The failure of politicians in Nepal to agree a constitution prompting the prime minister to call fresh elections is the biggest setback for the country's fledgling peace process since the decade-old Maoist insurgency ended in 2006.
The two developments on Sunday have dashed the hopes of millions of Nepalis who elected the assembly in 2008 to write Nepal's first democratic and inclusive constitution.
While the prospects of Maoist-led conflict returning to Nepal is slim - given that many former rebels have either been discharged or integrated with the army - it is not impossible that the country could slide into communal violence.
Fears of such a development are increasing because of the growing mistrust between different groups as to whether states in a new federal system should be formed along ethnic lines.
This is the key reason why parties failed deliver a constitution on Sunday and allowed yet another deadline to finalise a deal to lapse.
Matters are likely to be made more complicated because the announcement by Prime Minister Baburam Bhattarai to hold elections on 22 November also seem to have further polarised Nepal's various political parties.
The interim constitution has no provision for fresh elections. In such a situation, political consensus among all parties would be crucial. With no elected body, it will be a legal nightmare to draft laws necessary for holding elections.
Opposition parties have accused the prime minister of ignoring their advice to extend the life of the constituent assembly as an interim parliament.
They argue that this could have been done through a constitutional amendment rather than rushing to announce polls without ascertaining any legal and constitutional basis for doing so.
Five parties, including the second and third largest party Nepali Congress and CPN-UML, have already petitioned Nepal's President Ram Baran Yadav to challenge the prime minister's decision.
With the dissolution of the constituent assembly, the opposition parties are insisting that the prime minister has automatically lost his job. They are calling for a new political arrangement based on consensus among political parties.
It is not immediately clear if the opposition parties would boycott the polls if they are held.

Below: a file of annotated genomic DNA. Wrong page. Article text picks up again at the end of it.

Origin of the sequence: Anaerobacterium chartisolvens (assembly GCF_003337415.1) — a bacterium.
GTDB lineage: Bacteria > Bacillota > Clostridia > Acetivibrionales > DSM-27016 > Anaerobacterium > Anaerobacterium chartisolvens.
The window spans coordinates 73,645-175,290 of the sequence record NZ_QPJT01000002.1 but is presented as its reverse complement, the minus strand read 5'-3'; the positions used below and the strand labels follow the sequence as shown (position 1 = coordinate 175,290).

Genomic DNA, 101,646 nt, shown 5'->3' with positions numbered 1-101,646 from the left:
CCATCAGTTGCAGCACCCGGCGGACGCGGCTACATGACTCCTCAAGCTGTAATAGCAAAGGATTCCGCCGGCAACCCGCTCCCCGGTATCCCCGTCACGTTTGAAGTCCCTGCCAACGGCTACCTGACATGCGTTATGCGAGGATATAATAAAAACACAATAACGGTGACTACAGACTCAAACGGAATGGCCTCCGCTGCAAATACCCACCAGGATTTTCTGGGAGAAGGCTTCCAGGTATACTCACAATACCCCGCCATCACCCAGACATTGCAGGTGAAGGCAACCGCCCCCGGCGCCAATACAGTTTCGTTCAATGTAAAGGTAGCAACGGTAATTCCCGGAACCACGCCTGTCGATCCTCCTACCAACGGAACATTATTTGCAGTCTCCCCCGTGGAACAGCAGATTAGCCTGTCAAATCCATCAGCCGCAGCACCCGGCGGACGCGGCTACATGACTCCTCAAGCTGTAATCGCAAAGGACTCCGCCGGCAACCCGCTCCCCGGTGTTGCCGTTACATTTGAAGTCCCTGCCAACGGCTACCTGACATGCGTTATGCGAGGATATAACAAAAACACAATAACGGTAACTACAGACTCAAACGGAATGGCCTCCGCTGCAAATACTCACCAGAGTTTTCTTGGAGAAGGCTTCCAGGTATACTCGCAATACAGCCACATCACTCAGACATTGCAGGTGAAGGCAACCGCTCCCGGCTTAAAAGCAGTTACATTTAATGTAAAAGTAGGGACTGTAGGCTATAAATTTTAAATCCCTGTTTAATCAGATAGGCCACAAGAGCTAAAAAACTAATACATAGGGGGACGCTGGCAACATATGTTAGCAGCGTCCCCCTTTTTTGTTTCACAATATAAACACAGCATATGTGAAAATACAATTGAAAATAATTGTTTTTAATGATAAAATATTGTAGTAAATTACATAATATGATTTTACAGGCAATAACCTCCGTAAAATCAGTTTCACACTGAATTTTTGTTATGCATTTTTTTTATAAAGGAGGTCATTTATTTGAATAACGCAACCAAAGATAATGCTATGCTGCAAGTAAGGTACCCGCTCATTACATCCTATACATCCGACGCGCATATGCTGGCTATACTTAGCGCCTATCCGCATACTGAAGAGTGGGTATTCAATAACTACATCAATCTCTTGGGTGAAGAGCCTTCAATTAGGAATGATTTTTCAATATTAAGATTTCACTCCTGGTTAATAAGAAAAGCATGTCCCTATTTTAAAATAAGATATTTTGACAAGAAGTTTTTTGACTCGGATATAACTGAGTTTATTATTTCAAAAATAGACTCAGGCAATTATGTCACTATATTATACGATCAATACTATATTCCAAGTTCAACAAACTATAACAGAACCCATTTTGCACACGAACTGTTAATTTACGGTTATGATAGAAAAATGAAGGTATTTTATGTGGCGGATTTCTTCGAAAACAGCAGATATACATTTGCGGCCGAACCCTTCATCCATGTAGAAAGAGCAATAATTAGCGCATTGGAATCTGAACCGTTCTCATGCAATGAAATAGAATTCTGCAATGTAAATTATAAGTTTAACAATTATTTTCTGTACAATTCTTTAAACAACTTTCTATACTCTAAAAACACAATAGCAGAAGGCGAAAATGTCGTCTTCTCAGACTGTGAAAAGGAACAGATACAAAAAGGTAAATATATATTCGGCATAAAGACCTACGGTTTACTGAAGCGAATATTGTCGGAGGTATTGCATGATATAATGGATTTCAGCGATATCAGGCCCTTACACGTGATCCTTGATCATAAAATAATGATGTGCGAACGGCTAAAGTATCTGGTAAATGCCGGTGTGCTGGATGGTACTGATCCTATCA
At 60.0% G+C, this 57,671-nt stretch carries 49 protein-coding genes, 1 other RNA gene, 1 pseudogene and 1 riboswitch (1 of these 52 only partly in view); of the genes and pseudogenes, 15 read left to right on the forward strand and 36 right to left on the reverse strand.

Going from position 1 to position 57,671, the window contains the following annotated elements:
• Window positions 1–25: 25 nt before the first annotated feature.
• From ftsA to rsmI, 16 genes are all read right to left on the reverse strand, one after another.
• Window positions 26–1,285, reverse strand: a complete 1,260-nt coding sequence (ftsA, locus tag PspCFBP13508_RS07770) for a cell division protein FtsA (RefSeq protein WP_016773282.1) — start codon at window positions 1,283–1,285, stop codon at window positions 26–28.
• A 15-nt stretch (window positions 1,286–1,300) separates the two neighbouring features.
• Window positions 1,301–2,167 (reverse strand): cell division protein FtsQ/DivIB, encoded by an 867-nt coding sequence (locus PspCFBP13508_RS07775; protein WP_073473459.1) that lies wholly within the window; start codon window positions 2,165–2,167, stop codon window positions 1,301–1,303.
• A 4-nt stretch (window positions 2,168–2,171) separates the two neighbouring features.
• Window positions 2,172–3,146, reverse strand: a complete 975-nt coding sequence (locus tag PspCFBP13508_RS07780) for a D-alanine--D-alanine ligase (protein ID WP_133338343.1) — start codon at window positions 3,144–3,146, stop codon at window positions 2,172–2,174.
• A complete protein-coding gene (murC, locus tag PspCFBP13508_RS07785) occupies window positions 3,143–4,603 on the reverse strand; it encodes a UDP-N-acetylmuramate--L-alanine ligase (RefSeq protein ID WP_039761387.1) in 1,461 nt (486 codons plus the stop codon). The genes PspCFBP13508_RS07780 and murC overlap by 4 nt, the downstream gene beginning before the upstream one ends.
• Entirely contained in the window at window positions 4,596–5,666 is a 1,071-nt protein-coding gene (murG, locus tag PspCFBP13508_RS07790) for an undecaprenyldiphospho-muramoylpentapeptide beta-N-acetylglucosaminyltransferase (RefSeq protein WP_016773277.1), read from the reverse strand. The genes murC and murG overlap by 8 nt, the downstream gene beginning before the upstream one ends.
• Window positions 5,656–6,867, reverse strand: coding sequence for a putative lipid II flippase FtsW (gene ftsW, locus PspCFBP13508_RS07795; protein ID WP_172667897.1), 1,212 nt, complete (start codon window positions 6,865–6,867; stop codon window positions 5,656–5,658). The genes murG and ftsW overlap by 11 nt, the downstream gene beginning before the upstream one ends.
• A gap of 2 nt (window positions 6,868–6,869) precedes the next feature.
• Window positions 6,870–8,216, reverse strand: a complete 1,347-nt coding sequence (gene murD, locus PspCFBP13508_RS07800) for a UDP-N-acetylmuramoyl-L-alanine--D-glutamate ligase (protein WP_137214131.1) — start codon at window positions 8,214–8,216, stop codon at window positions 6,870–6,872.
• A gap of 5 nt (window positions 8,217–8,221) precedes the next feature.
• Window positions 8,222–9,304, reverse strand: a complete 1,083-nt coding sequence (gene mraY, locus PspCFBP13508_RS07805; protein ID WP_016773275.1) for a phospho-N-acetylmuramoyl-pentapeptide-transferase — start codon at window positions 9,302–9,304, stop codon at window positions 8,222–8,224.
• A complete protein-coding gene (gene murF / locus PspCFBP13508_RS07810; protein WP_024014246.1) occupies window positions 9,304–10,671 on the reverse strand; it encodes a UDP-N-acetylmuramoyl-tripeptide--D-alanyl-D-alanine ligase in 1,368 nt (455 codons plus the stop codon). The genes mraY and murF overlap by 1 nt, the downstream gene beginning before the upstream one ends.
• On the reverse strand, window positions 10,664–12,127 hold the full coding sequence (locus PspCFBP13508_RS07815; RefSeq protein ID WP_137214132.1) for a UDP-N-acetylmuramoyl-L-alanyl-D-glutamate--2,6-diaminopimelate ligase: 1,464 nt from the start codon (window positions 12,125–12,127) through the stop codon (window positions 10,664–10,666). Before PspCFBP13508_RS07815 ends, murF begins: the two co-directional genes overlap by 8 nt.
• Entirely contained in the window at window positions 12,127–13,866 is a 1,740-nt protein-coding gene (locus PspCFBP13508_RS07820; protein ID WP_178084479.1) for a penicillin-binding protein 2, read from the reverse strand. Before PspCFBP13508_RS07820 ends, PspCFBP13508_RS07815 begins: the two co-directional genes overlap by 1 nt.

"The prime minister's decision has unravelled the whole consensus process that had driven Nepal's peace process so far," says Bhim Rawal, a leader of the third largest party, Communist Party of Nepal - Unified Marxist Leninist (CPN-UML), and also a key negotiator. "At this stage, I can't tell you what the way forward is."
But the prime minister's chief political advisor, Devendra Poudel, accused the opposition of opposing the election move for publicity's sake. He argues that they will eventually take part in polls.
Mr Poudel also argues that a ruling by the the Supreme Court in November not only banned a further extension of the constituent assembly but also opened the doors for fresh elections.
The row is likely to lead to a power struggle between the prime minister and president, who despite being a ceremonial head of the state has some emergency powers in the interim constitution of Nepal.
Sour communal relations?
Yet amid all the acrimony it seems that on Sunday afternoon the two sides were tantalisingly close to agreeing a new constitution by the midnight deadline. It was only the continuing disagreement over how to divide Nepal into federal provinces which derailed a potential deal.
The Maoists - who lead a 15-party coalition government with lawmakers from smaller parties representing many different ethnic groups - have been demanding that provinces be created and named in a way that reflects the majority ethnic groups in the area.
But the two main opposition parties, the CPN-UML and the Nepali Congress, insist that ethnic federalism will sour communal relations and sow the seeds of disintegration.
As it became clear on Sunday evening that no deal on the constitution had been reached, Maoists and non-Maoist parties blamed each other for the failure.
At the same time there is growing scepticism among the public over the ability and political will of Nepal's political leaders.
Many people are not confident that the parties will deliver a new constitution even if fresh elections are held.
This has even led to speculation that the dethroned king Gyanendra could exploit growing public disenchantment with Nepal's political class.
It is perhaps no coincidence that a royal family website was launched at around the same time as the demise of the constituent assembly that overthrew the monarchy.
There have been unconfirmed reports in recent weeks that the associates of the former king have been reaching out to political parties to form an alliance.
But many do not think a reinstatement of the monarchy is possible.
Analysts are hopeful that despite the latest setback, party leaders will eventually form a consensus and take the political process forward.
But the risk remains that without a new constitution, Nepal faces the risk of renewed violence and protracted political instability.